The House Appropriations Committee unanimously approved a $193.8 billion budget on Thursday that puts $2.5 billion in additional money into public schools.
The House budget goes further than the Senate by about $1 billion in reversing $4 billion in cuts made last session to the Foundation School Program, the mechanism through which most state education funding is allocated.
“I think the House can be very proud of what we’ve been able to restore in this bill to public education,” said state Rep. John Otto, R-Dayton, who oversaw education for the committee.
Appropriations Chairman Jim Pitts, R-Waxahachie, said he hopes to bring the bill to the House floor on April 4 and expressed optimism that the bill will get strong support.
“After today, you can be very proud of the bill we’ll be taking to the floor in a couple of weeks,” Pitts told the committee members.
Pitts also said the committee plans to put an additional $500 million toward schools in the current budget as part of a supplemental budget bill the Legislature will vote on late in the session.
Democrats have been pushing to restore the full $5.4 billion in cuts made to public education last session. Pitts said that all the cuts shouldn’t be reversed, noting that agencies have become more efficient and reduced administrative costs in the interim.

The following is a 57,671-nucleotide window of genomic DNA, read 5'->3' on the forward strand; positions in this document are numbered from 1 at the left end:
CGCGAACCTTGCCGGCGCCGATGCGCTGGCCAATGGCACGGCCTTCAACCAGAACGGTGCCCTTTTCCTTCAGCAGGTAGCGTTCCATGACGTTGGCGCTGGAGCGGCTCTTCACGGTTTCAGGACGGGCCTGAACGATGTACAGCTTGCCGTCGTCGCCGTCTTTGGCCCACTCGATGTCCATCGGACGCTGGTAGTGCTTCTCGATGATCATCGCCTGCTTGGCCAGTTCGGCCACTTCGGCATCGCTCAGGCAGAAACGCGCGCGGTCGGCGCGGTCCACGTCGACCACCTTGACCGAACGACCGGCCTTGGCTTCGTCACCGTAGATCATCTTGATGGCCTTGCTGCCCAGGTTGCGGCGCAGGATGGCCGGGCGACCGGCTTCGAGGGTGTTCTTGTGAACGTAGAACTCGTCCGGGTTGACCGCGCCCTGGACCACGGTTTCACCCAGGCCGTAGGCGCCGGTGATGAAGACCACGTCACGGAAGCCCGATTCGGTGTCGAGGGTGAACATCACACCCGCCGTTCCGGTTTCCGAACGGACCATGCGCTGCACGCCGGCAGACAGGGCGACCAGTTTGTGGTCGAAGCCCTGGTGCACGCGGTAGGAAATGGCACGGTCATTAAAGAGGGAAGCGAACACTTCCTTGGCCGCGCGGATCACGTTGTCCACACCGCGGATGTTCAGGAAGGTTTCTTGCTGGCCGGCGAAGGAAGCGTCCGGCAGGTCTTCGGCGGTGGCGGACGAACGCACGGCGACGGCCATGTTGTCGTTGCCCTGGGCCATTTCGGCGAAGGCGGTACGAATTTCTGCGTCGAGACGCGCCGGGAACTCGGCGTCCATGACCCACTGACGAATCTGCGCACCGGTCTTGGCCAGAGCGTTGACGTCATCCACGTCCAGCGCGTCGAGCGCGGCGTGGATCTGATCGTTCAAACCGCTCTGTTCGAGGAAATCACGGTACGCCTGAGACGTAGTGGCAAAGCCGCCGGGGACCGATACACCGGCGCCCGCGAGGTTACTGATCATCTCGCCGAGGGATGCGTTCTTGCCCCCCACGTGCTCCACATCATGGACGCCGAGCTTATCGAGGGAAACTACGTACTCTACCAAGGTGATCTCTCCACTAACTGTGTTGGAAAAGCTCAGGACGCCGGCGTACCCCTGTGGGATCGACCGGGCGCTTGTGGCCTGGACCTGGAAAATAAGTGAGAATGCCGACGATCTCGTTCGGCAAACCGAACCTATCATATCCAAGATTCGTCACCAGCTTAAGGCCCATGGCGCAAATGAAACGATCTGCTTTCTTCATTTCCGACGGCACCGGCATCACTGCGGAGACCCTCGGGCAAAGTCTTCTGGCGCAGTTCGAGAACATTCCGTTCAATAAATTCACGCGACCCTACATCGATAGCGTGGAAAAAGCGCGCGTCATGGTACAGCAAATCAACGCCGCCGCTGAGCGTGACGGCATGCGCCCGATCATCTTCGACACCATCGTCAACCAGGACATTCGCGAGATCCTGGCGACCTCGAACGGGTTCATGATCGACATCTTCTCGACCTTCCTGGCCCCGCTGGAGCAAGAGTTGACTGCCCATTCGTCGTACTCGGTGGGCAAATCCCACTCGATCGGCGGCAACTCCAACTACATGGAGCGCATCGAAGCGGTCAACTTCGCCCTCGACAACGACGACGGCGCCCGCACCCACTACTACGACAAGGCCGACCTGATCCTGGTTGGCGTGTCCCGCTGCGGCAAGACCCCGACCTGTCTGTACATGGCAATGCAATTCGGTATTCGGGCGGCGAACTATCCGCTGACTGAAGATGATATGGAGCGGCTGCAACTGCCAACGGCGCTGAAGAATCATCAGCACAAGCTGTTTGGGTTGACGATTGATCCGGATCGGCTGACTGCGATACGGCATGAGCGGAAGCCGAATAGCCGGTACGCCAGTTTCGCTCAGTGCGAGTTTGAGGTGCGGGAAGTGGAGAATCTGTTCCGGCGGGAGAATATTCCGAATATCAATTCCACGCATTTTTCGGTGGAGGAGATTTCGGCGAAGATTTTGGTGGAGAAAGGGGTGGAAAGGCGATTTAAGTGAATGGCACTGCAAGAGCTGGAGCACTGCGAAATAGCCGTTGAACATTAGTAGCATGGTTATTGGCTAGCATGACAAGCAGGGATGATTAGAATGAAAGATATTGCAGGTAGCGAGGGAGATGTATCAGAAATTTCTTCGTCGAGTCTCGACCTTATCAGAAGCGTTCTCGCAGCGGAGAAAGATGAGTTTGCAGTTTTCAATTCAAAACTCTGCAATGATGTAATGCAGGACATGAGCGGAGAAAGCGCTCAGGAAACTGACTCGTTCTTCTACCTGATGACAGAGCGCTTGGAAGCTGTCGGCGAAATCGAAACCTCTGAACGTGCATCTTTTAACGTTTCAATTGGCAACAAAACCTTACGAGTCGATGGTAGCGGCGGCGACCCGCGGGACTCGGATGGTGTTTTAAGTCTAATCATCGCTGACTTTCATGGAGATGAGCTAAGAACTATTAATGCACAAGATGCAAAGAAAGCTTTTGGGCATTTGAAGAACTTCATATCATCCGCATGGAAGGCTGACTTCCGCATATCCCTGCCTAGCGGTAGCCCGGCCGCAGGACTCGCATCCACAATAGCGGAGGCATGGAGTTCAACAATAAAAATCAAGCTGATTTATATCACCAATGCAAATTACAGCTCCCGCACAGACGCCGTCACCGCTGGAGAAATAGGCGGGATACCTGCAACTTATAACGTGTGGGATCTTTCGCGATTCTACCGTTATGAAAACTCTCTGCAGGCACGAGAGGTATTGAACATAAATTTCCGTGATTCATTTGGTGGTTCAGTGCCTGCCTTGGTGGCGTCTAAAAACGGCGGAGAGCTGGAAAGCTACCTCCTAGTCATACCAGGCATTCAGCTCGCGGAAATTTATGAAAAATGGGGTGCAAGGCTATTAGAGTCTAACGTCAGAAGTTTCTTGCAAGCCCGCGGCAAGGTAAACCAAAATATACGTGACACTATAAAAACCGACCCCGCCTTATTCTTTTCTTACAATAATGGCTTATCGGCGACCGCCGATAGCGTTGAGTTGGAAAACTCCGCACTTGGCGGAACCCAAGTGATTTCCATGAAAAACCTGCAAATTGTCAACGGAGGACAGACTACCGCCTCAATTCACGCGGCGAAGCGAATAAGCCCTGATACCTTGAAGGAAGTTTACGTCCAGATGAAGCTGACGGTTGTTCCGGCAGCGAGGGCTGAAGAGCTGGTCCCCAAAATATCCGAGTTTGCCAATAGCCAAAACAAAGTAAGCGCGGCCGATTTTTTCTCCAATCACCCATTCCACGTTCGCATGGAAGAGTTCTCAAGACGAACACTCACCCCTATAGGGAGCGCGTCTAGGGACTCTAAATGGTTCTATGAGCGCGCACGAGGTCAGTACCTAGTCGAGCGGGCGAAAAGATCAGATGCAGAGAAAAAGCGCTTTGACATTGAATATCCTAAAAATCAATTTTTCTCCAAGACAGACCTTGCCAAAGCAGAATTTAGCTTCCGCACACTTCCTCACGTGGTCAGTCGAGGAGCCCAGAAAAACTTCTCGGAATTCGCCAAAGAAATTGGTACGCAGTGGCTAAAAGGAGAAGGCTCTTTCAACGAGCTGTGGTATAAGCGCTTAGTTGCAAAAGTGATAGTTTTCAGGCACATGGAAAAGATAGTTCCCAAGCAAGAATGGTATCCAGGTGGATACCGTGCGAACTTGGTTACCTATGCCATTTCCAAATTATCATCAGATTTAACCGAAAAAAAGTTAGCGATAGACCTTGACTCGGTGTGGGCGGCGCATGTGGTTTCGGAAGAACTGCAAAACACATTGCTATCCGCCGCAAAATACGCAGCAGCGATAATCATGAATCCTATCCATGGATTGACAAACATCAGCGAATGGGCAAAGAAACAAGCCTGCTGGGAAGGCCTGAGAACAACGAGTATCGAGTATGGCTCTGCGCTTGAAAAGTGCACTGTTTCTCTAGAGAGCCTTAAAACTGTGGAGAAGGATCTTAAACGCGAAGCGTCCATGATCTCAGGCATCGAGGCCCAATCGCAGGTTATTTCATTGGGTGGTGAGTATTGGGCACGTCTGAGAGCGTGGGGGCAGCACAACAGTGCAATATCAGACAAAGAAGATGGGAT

When asked if $2.5 billion was the most the House would be willing to put back into public education, Pitts said, “It’s not over till it’s over.”
The House budget is $1.7 billion smaller than the one the Senate passed on a 29-2 vote on Wednesday. The House budget spends $93.5 billion in general revenue, the portion of the budget state lawmakers have the most control over. That’s $600 million less than the $94.1 billion in general revenue spending in the Senate budget.
Like the Senate budget, the House budget includes increases in mental health funding and graduate medical education.
Full details of the budget the Appropriations Committee voted on were not available on Thursday afternoon. Pitts and House Appropriations staff could not say when they would be publicly released.
Before the vote, Pitts listed some of the details of the bill he was proudest of, including money to address the state’s testing backlog in rape kits, which he described as “the first significant funding of this program by the state.”